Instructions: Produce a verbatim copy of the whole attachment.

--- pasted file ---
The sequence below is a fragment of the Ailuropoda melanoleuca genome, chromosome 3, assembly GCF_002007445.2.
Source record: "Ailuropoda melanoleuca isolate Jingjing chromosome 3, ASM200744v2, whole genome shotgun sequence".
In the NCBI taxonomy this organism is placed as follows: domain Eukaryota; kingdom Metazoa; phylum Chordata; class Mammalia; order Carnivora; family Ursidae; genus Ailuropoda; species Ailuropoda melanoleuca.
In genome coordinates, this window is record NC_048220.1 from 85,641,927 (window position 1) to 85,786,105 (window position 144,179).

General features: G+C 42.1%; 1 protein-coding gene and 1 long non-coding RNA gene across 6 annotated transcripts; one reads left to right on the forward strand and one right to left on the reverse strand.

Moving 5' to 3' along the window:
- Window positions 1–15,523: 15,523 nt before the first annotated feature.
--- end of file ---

The sequence below is a fragment of the Ailuropoda melanoleuca genome, chromosome 3, assembly GCF_002007445.2.
Source record: "Ailuropoda melanoleuca isolate Jingjing chromosome 3, ASM200744v2, whole genome shotgun sequence".
In the NCBI taxonomy this organism is placed as follows: domain Eukaryota; kingdom Metazoa; phylum Chordata; class Mammalia; order Carnivora; family Ursidae; genus Ailuropoda; species Ailuropoda melanoleuca.
In genome coordinates, this window is record NC_048220.1 from 85,641,927 (window position 1) to 85,786,105 (window position 144,179).

General features: G+C 42.1%; 1 protein-coding gene and 1 long non-coding RNA gene across 6 annotated transcripts; one reads left to right on the forward strand and one right to left on the reverse strand.

Moving 5' to 3' along the window:
- Window positions 1–15,523: 15,523 nt before the first annotated feature.